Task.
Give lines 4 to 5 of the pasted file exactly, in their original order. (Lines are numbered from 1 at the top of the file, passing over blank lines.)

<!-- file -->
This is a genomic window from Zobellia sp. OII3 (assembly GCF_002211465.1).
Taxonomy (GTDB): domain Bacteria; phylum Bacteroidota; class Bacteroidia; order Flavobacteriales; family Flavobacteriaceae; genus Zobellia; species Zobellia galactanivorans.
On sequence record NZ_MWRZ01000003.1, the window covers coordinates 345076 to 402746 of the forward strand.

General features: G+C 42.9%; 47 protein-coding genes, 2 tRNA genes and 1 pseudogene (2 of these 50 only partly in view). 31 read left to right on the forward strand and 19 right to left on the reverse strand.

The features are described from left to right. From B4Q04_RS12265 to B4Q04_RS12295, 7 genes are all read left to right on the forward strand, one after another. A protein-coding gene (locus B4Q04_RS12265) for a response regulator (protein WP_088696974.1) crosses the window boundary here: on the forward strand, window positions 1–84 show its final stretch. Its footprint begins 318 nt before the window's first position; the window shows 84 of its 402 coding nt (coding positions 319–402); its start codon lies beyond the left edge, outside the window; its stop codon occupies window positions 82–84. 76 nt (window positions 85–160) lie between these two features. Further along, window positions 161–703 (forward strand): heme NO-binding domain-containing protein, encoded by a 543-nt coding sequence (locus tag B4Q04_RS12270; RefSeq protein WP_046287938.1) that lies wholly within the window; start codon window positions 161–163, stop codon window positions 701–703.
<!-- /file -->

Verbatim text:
General features: G+C 42.9%; 47 protein-coding genes, 2 tRNA genes and 1 pseudogene (2 of these 50 only partly in view). 31 read left to right on the forward strand and 19 right to left on the reverse strand.

The features are described from left to right. From B4Q04_RS12265 to B4Q04_RS12295, 7 genes are all read left to right on the forward strand, one after another. A protein-coding gene (locus B4Q04_RS12265) for a response regulator (protein WP_088696974.1) crosses the window boundary here: on the forward strand, window positions 1–84 show its final stretch. Its footprint begins 318 nt before the window's first position; the window shows 84 of its 402 coding nt (coding positions 319–402); its start codon lies beyond the left edge, outside the window; its stop codon occupies window positions 82–84. 76 nt (window positions 85–160) lie between these two features. Further along, window positions 161–703 (forward strand): heme NO-binding domain-containing protein, encoded by a 543-nt coding sequence (locus tag B4Q04_RS12270; RefSeq protein WP_046287938.1) that lies wholly within the window; start codon window positions 161–163, stop codon window positions 701–703.